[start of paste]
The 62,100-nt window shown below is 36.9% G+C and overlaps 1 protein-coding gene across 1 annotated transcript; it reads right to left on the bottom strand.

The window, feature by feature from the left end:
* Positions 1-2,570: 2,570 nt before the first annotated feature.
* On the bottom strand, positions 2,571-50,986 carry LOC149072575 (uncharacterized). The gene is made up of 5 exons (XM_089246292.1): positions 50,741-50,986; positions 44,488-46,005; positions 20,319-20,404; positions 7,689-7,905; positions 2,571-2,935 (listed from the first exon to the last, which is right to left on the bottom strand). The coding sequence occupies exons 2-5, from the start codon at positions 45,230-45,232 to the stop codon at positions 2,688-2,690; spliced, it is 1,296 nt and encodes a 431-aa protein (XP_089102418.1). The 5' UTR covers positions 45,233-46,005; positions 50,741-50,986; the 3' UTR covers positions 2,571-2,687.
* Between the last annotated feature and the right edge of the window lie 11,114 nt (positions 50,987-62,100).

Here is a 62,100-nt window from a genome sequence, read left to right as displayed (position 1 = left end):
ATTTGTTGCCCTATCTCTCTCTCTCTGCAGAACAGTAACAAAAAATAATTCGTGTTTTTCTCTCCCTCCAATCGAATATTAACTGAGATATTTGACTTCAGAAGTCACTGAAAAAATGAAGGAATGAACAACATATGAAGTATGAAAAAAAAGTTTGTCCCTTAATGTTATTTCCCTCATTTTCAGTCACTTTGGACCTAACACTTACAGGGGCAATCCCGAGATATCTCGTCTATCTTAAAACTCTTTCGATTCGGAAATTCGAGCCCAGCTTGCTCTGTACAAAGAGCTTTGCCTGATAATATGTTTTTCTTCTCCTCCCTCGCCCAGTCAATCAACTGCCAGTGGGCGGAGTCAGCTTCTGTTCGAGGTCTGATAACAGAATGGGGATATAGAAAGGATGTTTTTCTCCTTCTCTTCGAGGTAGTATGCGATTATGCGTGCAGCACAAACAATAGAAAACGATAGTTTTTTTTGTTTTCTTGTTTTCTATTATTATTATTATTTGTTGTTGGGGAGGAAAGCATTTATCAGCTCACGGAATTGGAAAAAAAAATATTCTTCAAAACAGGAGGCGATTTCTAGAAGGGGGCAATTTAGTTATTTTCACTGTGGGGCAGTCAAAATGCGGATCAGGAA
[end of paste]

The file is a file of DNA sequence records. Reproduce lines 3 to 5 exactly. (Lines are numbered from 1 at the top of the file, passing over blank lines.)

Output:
* Positions 1-2,570: 2,570 nt before the first annotated feature.
* On the bottom strand, positions 2,571-50,986 carry LOC149072575 (uncharacterized). The gene is made up of 5 exons (XM_089246292.1): positions 50,741-50,986; positions 44,488-46,005; positions 20,319-20,404; positions 7,689-7,905; positions 2,571-2,935 (listed from the first exon to the last, which is right to left on the bottom strand). The coding sequence occupies exons 2-5, from the start codon at positions 45,230-45,232 to the stop codon at positions 2,688-2,690; spliced, it is 1,296 nt and encodes a 431-aa protein (XP_089102418.1). The 5' UTR covers positions 45,233-46,005; positions 50,741-50,986; the 3' UTR covers positions 2,571-2,687.
* Between the last annotated feature and the right edge of the window lie 11,114 nt (positions 50,987-62,100).